A silly script is made worse by the director throwing a bunch of cinematic references and disparate genres into the film, writes
Good-looking people do not a good film make
Following the disappointing reception of his all-female Ghostbusters reboot, director Paul Feig ventures into black comedy territory for his adaptation of a novel by Darcey Bell. Calling to mind the domestic intrigue of shows like Big Little Lies and Desperate Housewives with some of the colourful satire of French director François Ozon and a hint of Alfred Hitchcock thrown in for good measure, A Simple Favor is a sometimes darkly funny but mostly absurd, patently ridiculous and silly tale of the shenanigans of American suburbia.
Stephanie Smothers (Anna Kendrick) is a young single mother — the one who attends every parents’ meeting, volunteers for everything, makes her own craft work and runs a vlog in which she offers up mundane titbits of her life while sharing her recipe for zucchini soup.
She is deeply unpopular with the other mothers at her son’s school who detest her enthusiasm and goody-two-shoes naivety. Her popularity with them is not helped when she befriends the elegant martiniswigging, big-city fashion exec and fellow parent Emily (Blake Lively). When Emily takes Stephanie back to her gleaming modern house, divulges the secrets of the perfect martini, pops some Serge Gainsbourg on the sound system and introduces her to her hunky, struggling writer and rather stiff husband, Sean (Henry Golding), Stephanie is both overwhelmed and more than a touch envious of her new bestie’s seemingly perfect life.
Then one day Emily asks Stephanie for the simple favour of picking her child up from school. Emily disappears and things get crazy, turning quickly from funny, satirical deconstruction of suburban mores towards incoherent Gone Girl-style thriller with an obvious twist and an absurd resolution that does no favours for Feig’s attempt to prove his comic-noir abilities.
Stephanie uses her vlog to provide her followers with updates on her dig into Emily’s past and her investigation into what might have happened to her. She also begins inhabiting Emily’s enviable life. By the time the inevitable confrontation and convoluted conclusion arrive, the film and its characters have, much like Stephanie’s over-optimistic parent-teacher enthusiasm, overstayed their welcome.
That said, it’s not without its genuinely funny moments and both Kendrick and Lively give entertaining and adept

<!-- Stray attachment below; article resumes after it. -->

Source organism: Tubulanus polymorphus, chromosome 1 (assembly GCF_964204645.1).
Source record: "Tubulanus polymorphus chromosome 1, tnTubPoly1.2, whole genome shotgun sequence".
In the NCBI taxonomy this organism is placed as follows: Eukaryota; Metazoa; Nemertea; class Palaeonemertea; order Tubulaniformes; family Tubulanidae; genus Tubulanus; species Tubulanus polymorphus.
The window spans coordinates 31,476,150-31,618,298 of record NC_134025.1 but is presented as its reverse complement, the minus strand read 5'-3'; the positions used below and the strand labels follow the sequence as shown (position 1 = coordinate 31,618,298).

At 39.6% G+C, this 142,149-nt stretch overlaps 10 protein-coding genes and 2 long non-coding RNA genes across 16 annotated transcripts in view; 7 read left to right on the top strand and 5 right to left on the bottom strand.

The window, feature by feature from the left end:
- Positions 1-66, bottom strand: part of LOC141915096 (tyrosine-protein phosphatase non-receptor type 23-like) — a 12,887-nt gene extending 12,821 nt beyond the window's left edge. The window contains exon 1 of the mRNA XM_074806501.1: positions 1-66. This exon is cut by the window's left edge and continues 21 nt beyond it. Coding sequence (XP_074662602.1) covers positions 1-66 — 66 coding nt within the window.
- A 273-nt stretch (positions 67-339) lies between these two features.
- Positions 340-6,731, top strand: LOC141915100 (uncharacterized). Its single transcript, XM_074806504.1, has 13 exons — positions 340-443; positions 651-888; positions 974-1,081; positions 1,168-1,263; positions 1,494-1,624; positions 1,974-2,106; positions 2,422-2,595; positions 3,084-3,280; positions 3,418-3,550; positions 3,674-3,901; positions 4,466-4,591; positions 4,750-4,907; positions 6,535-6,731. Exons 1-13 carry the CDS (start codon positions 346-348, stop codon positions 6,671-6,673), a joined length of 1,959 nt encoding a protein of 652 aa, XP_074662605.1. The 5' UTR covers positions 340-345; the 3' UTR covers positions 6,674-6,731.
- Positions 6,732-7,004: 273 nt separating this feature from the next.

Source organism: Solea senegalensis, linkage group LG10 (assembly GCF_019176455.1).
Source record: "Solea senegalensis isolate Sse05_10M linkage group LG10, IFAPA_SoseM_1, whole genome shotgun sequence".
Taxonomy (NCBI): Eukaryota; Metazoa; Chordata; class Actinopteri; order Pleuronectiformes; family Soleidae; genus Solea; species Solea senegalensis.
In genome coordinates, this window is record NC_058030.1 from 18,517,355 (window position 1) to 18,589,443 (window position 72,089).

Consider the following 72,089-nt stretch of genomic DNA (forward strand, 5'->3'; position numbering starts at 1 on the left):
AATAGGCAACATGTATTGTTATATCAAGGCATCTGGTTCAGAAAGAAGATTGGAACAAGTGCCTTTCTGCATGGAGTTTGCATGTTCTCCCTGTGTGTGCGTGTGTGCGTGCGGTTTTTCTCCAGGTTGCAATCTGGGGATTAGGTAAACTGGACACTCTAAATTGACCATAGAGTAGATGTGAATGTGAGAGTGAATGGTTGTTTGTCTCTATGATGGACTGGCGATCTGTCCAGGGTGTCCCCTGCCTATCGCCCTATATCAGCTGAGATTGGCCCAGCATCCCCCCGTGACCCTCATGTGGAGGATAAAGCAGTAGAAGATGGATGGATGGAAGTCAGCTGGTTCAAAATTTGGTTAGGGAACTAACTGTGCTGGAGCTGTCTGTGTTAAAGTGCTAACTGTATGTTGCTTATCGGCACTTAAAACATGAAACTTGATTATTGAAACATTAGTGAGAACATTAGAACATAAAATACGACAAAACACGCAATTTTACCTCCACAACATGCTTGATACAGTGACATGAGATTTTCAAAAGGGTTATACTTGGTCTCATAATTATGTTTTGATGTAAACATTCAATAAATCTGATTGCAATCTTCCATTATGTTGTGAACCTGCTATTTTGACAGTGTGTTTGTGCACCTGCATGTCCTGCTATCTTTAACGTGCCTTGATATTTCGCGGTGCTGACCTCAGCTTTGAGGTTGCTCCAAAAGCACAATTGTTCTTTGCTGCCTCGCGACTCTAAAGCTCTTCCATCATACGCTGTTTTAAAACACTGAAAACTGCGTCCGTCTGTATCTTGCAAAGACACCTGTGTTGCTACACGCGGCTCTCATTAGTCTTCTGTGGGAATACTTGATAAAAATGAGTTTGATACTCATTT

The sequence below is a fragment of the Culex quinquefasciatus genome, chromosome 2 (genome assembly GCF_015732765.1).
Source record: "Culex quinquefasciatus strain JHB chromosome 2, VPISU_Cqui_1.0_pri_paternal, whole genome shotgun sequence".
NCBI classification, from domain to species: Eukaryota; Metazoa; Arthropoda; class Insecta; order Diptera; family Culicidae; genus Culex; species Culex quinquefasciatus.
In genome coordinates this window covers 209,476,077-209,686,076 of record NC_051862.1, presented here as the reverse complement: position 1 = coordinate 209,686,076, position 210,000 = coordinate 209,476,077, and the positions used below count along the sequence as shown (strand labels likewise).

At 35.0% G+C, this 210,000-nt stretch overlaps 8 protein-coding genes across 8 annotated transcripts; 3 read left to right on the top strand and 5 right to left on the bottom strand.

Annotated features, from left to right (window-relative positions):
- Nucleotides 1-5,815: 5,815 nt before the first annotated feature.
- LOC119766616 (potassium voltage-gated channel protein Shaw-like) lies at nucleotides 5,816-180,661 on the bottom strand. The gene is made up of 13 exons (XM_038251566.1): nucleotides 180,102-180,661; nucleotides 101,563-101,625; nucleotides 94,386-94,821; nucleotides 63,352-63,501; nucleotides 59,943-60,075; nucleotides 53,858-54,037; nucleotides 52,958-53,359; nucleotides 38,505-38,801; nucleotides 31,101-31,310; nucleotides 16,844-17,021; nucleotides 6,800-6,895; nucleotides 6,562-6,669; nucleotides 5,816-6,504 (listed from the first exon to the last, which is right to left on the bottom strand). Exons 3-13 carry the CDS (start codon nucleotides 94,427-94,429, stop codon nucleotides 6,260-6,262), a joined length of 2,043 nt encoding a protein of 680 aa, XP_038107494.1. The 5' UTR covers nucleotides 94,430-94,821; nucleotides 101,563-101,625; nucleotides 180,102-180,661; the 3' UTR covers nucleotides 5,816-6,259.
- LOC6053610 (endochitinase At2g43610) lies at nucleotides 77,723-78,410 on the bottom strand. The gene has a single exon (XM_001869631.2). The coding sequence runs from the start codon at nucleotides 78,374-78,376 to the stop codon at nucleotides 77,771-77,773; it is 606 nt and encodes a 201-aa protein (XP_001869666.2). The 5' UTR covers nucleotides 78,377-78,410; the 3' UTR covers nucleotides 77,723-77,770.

WHAT OTHER CRITICS SAY
“Kendrick and Lively have never been funnier, snapping one-liners at each other like elastic bands; the script is hyper-alert to the undercurrent of competitiveness between stay-at-home and working mums.” — Cath Clarke, UK Guardian
“With its martini-swilling leads and swingy French pop soundtrack, A Simple Favor seems to yearn for a bygone era of nail-biter, but rather than wallow in pastiche, it comes up with something truly contemporary feeling.” — Emily Yoshida, New York Magazine/ Vulture
“Once A Simple Favor hits the first of several I-can’t-believe-they-went there moments (there are a few too many), it loses some of its lure, and Feig never quite regains tonal control. But you won’t be bored by this.” — Joshua Rothkopf, Time Out
“Kendrick and Lively have the ability to paper over all that’s missing from the film and offer it a satisfying illusion of fullness.” — Richard Brody, New Yorker
performances in spite of the increasing silliness of the script. Kendrick has always had an impish, not-quite-the-good-girlyou-think-she-is quality that gives her a comic ability that’s hard not to like, and Lively gets to exercise her bitchy-mean-girl persona to good effect. The weakest link is Golding, who mostly wanders around looking handsome while reflecting less real emotion than a cardboard cut-out.
Neither Kendrick nor Lively can save the film from its ambitious attempt to marry too many genres into a story that jumps around between tones more than an interior decorator’s sample book and never manages to settle into being either a satisfying satire or a compelling mystery.
Feig’s decision to throw a bunch of disparate genres and cinematic references at the material only serves to show up its shortcomings rather than bolster the overall execution. What could have been a satisfying addition to the comic-noir genre ends up being a pretty pointless, silly and easily forgettable mishmash of styles and tones that never truly engages.
You’re mostly left with an admiration for Lively’s wardrobe, the smooth delights of the French pop soundtrack and a useful martini recipe. But you could have got all of that from a three-minute vodka advert, which would have been more satisfying than this schizophrenic mess of a film.
A Simple Favor is on circuit